Euro bank stocks fall on concern over debt
PARIS - European bank stocks tanked yesterday as fears mounted about their exposure to the region’s debt crisis and weakening economy.
Analysts said the plunge was partly a reaction to evidence that European banks are being forced to pay more for the short-term loans they need to finance day-to-day operations.
Fears of a potential default by Greece, meanwhile, intensified after at least five countries demanded that the Greek government set aside cash as collateral in exchange for their contributions to its bailout. On Tuesday, Finland struck a private deal requiring the Greek government to set money aside. By yesterday, four more countries were demanding similar terms.
As Greece sets aside more money as collateral, the government there has fewer options for digging out of its debt hole. The amount of cash needed to satisfy the five lender nations probably is not enough to scuttle the rescue entirely, but it could drive up the overall cost of the bailout.
Some European banks with heavy exposure to the debts of Greece and other weak countries are relying on loans from the European Central Bank because other private banks are reluctant to do business with them. The ECB said one bank, which it didn’t identify, had paid above-market rates to borrow $500 million a day for seven days.
No bank had requested such a loan for nearly six months. Analysts said fears about one bank’s troubles are enough to spark concerns about the entire industry.
“These are worrying signs,’’ said Neil MacKinnon, an economist at VTB Capital in London. “You could think of it as a mini-Lehman moment: There is the risk that a major eurozone bank might be a casualty.’’
In 2008, the investment bank Lehman Brothers collapsed, causing the global credit markets to freeze up. Banks refused to lend to each other because they feared more failures and greater losses. Companies and consumers couldn’t get loans.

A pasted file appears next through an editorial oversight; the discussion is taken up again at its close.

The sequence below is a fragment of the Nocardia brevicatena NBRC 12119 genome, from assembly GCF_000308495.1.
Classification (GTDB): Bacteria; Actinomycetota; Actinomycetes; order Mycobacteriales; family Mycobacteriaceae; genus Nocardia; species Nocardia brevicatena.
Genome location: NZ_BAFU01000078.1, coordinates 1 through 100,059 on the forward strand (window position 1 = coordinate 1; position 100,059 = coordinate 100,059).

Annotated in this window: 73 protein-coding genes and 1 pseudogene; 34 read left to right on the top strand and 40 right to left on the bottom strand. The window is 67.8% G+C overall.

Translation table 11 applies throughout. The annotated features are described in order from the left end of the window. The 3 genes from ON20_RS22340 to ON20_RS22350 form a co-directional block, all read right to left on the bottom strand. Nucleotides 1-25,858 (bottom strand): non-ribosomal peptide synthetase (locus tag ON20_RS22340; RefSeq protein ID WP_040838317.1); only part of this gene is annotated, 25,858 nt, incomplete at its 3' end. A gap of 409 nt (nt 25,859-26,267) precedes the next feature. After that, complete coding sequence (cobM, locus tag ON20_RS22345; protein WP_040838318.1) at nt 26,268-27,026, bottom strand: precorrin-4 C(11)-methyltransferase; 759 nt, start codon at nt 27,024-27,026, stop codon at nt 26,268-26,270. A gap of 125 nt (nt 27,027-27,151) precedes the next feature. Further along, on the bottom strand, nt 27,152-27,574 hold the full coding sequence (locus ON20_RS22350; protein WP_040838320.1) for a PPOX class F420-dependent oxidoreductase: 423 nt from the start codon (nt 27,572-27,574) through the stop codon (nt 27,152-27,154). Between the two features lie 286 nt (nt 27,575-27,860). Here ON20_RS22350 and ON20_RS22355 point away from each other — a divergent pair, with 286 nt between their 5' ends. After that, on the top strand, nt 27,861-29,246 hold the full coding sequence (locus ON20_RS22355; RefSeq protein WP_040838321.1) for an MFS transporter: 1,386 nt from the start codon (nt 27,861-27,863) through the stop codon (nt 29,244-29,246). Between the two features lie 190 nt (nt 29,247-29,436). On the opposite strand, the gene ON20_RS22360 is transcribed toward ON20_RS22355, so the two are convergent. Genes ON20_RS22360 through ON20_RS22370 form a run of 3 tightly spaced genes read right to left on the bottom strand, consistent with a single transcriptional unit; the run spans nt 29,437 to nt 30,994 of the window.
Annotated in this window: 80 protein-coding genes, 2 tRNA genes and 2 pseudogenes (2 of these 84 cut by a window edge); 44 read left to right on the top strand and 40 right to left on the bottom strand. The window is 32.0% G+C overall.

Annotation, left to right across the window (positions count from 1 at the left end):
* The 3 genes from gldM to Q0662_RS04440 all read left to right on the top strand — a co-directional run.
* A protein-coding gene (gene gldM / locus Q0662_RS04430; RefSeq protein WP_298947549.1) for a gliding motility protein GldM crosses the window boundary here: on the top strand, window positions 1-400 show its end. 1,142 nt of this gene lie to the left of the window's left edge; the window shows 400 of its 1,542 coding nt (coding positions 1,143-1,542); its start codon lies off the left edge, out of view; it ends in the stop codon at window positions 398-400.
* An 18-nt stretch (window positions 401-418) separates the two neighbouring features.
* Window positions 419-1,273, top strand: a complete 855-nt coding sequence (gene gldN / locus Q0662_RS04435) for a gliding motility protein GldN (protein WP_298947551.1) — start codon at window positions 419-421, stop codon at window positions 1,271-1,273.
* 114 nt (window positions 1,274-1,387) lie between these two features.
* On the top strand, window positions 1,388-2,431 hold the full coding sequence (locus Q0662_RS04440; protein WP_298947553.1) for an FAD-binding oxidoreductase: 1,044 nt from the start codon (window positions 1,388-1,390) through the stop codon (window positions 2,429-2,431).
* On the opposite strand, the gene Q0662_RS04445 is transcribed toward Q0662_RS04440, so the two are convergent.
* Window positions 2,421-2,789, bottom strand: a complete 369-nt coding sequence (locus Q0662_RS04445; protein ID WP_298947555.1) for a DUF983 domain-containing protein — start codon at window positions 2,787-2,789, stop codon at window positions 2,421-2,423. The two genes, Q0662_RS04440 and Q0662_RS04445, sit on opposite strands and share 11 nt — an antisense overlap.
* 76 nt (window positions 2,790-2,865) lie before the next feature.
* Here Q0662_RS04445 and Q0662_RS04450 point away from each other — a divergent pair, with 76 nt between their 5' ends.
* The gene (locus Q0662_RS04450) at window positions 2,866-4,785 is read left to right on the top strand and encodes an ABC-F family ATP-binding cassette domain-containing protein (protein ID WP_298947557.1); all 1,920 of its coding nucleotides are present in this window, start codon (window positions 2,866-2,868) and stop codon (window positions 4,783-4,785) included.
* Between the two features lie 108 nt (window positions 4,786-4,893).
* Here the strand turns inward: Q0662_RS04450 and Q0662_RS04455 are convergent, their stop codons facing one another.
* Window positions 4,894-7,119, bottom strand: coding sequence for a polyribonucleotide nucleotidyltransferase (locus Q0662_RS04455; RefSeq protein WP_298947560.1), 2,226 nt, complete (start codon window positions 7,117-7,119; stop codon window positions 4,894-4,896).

In a move that could compound fears about European banks’ ability to borrow, US regulators are stepping up scrutiny of the banks’ US-based subsidiaries, according to two people familiar with the situation. Banks are meeting more frequently than usual with supervisors from the Federal Reserve Bank of New York and the New York State Banking Department, said the people, who spoke on condition of anonymity to discuss confidential matters of bank supervision.
Analysts said that regulators are pressing the US subsidiaries to keep more cash on hand, in case their European parent companies falter. Federal Reserve data show that foreign-based banks are storing more cash in the United States - $127 billion near the beginning of August, up from $86.1 billion in June.
A similar spike occurred before the 2008 crisis, Keefe, Bruyette & Woods analyst Mark Pawlak said. He said the memory of that cash crunch is so fresh, it takes less to get investors worried. Fears tend to feed on themselves, causing more banks to hoard money instead of lending to each other.
The EURO STOXX Financials index plunged 6.1 percent yesterday. It has fallen nearly 38 percent in the past six months, as concerns about the Greek debt crisis spread to other nations. During the same period, the broad S&P 500 index has lost 15.1 percent of its value.
Plunging stocks are not the only sign that investors are pulling back from European banks. They are also charging more to insure the banks’ bonds against the risk of default, said Peter Tchir, a former trader who now runs the hedge fund TF Market Advisors.
Markets are responding ferociously to rumors in part because no one knows how much Greek government debt each bank holds. That leaves all of them vulnerable to speculation, Tchir said.